Eight months ago, I wrote about the VanEck Vectors BDC Income ETF (NYSEARCA:BIZD), an index ETF focusing on BDCs. Conditions have materially changed since I last covered the fund, so I thought to do an update.
Eight months ago, I said that the fund's strong 9.8% distribution yield, and possibility of substantial capital gains as economic conditions improved, made it a buy.
I was proven right, with economic conditions soon improving, and BIZD posting strong capital gains.
Today, the situation is somewhat different.
BIZD's distribution yield is now lower, at 8.0%. Still quite high, but these are not high-quality holdings, and this is not a safe, growing distribution.
BIZD's potential capital gains are also lower, as BDC prices and valuations have already normalized. Speculators could always drive prices higher, but the fundamentals for further growth are simply not there.
At current prices, valuations, and yields, BIZD seems fairly valued, and is a hold for me.
BIZD is an index ETF tracking the MVIS US Business Development Companies Index, a U.S. BDC index.
BDCs are financial institutions which provide funds, generally loans but also equity, to small and medium-sized enterprises. BDCs are generally leveraged, funding their loan portfolios with both equity and debt.
(Source: Saratoga Investment Corporation)
BIZD and its underlying index hold all BDCs meeting a basic set of liquidity, trading, and size criteria, so the fund is appropriate for investors looking for exposure to the BDC industry.
BDCs are generally quite risky, due to their lower-quality holdings, use of leverage, and undiversified revenue streams. BDCs generally see declining NAVs, prices, and distribution cuts during downturns and recessions. BIZD itself significantly underperformed during 1Q2020, the onset of the coronavirus pandemic.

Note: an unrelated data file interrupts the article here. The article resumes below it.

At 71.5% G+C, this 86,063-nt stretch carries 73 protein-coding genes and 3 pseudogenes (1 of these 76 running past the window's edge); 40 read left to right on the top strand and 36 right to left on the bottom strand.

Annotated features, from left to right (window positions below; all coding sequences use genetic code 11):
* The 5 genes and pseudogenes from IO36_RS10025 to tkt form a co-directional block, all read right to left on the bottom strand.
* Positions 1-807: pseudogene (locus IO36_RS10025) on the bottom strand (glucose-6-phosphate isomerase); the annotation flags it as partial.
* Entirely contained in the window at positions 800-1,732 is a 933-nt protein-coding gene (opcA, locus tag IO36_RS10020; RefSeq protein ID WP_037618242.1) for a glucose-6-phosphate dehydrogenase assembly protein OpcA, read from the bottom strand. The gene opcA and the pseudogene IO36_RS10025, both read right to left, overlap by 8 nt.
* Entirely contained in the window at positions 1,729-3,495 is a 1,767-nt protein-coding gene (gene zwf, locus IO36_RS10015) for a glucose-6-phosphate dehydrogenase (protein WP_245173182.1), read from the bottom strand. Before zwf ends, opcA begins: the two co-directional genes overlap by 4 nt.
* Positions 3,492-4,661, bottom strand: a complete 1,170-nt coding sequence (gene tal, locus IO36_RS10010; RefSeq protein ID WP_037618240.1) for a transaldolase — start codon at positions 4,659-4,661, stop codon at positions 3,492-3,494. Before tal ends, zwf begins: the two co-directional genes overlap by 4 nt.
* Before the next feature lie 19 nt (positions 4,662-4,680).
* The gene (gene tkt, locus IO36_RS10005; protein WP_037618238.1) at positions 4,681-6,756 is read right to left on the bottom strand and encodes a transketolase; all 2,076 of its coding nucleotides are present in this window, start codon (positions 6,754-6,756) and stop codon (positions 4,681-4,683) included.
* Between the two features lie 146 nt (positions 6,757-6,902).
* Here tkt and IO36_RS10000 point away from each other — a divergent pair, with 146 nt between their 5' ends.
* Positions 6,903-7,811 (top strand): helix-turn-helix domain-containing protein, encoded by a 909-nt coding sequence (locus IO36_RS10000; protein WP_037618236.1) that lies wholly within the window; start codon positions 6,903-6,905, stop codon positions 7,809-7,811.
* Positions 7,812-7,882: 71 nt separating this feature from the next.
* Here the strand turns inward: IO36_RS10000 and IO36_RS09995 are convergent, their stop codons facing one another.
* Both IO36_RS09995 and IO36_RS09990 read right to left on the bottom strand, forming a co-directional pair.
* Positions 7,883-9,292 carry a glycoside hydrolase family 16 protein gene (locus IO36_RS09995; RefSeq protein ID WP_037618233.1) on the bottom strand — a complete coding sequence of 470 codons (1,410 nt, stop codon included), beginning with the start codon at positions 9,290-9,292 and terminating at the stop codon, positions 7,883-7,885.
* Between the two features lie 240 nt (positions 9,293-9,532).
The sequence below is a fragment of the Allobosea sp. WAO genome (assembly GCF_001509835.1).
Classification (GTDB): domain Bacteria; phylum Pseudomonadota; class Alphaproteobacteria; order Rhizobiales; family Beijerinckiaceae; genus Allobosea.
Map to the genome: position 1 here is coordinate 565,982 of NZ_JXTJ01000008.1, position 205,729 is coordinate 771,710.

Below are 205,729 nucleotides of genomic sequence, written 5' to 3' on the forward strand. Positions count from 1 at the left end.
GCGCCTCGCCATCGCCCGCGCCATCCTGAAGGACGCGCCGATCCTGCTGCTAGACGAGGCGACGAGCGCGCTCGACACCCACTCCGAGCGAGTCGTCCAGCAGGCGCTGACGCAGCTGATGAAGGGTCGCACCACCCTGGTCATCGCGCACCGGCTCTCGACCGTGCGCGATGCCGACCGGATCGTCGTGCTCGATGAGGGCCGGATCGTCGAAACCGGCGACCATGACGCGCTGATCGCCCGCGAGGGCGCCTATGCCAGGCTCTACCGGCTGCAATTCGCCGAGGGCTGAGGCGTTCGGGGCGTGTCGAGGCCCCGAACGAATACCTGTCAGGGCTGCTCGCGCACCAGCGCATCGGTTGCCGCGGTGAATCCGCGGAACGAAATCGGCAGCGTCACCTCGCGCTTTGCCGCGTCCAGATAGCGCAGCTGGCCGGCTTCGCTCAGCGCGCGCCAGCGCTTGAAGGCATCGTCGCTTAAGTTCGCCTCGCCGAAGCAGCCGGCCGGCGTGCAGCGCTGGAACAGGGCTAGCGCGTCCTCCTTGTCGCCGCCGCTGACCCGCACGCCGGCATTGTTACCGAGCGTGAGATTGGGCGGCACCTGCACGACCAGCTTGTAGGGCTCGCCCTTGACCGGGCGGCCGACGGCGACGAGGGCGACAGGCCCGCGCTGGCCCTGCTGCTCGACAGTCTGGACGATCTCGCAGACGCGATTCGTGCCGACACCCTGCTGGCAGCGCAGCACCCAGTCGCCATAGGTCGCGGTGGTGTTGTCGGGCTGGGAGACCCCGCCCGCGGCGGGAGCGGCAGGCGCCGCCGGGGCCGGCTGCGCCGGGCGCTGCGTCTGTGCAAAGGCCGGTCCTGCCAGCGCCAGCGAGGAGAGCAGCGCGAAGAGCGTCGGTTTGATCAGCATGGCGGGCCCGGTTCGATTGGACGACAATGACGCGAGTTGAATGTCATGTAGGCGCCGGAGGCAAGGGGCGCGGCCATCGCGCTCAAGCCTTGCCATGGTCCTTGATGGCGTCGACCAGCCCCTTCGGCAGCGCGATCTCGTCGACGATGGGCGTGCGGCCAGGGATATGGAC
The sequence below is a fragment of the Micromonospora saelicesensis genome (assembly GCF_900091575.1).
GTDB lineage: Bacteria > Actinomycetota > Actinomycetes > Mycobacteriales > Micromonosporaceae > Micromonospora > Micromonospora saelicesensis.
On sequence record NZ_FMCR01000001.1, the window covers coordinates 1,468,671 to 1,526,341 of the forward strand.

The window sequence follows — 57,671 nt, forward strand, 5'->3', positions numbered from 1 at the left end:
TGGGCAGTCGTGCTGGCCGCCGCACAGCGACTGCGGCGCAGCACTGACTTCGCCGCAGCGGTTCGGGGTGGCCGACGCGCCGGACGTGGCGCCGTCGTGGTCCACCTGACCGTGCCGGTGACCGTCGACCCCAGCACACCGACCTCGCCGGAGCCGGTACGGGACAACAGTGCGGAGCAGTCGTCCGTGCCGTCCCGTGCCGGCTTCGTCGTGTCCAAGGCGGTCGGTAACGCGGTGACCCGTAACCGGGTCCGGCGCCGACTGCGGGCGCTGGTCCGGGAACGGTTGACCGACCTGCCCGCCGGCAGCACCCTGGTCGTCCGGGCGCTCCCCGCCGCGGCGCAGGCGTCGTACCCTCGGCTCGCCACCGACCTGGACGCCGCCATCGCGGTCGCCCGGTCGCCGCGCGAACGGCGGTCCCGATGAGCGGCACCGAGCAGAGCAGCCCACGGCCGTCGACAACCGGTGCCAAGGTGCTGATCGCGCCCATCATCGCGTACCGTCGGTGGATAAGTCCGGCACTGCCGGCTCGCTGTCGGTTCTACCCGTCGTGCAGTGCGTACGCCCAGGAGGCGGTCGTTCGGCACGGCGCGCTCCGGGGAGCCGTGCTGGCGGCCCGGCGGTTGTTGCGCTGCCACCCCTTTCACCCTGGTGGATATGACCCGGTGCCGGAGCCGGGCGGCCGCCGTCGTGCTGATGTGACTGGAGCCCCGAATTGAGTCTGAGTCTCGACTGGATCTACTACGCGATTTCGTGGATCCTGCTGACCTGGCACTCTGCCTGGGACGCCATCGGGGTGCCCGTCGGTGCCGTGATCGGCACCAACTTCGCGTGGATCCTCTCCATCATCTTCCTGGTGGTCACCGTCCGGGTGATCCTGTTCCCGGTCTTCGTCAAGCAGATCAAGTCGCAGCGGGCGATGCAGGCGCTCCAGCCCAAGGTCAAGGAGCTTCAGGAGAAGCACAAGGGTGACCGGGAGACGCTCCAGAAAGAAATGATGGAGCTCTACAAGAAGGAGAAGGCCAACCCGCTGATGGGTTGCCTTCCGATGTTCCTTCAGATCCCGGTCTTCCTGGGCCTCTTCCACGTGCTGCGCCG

As BDCs are quite risky, BIZD is an inappropriate investment for more risk-averse investors looking for safe, dependable distributions, prices, and NAVs.
As BDCs are a relatively niche, small, industry, position sizes should be kept relatively small too. This is not a diversified equity or bond fund, so plan accordingly.
BDCs are quite risky, but potential returns are quite strong too. I said as much in my previous article on the subject.
In that article, I argued that BIZD offered investors strong returns for two key reasons.
First, BIZD was yielding 9.8%, a very high amount. BIZD's yield was quite strong, much higher than that of its peers, and quite a bit higher than the fund's 9.0% pre-coronavirus average.
Second, BIZD's price, NAV, and valuation were all quite a bit lower than average or expected, which could potentially lead to strong capital gains.
BIZD was trading around $16 a share pre-coronavirus, collapsed to about $12 following the pandemic, and was still down at $14.75 in early 2021. Although the low price made some amount of sense, BDCs are very risky and economic conditions remained depressed, it seemed clear that prices would recover once the economy more fully reopened and recovered.
BIZD's valuation was also comparatively cheap. The fund was trading with a PB ratio of 0.90, meaning that the fund was sporting a 10% discount to NAV. As with BIZD's yield, a depressed valuation made some amount of sense, but I did think valuations would normalize as economic conditions improved.
(Source: BIZD Corporate Website)
BIZD was a high-risk high-return investment opportunity, but potential returns seemed to outweigh risks, and so the fund seemed like a compelling investment opportunity.
I was proven right, with BIZD moderately outperforming soon after. BIZD's performance was mostly driven by bullish market and industry sentiment, with the fund matching the performance of the broader financial industry.
BIZD was a fantastic investment opportunity in prior months, but conditions have changed for the worse. As such, I now rate the fund a hold.
The reason for the change in sentiment is simple: BIZD's investment thesis has played itself out. Share prices are up, yields are down, and so the possibility of outsized gains is no longer there.
BIZD's dividend yield has decreased to about 8.0%, quite a bit lower than the fund's 9.0% pre-coronavirus average.
BIZD's yield remains quite strong, but I'm not convinced that it properly compensates investors for the fund's riskiness.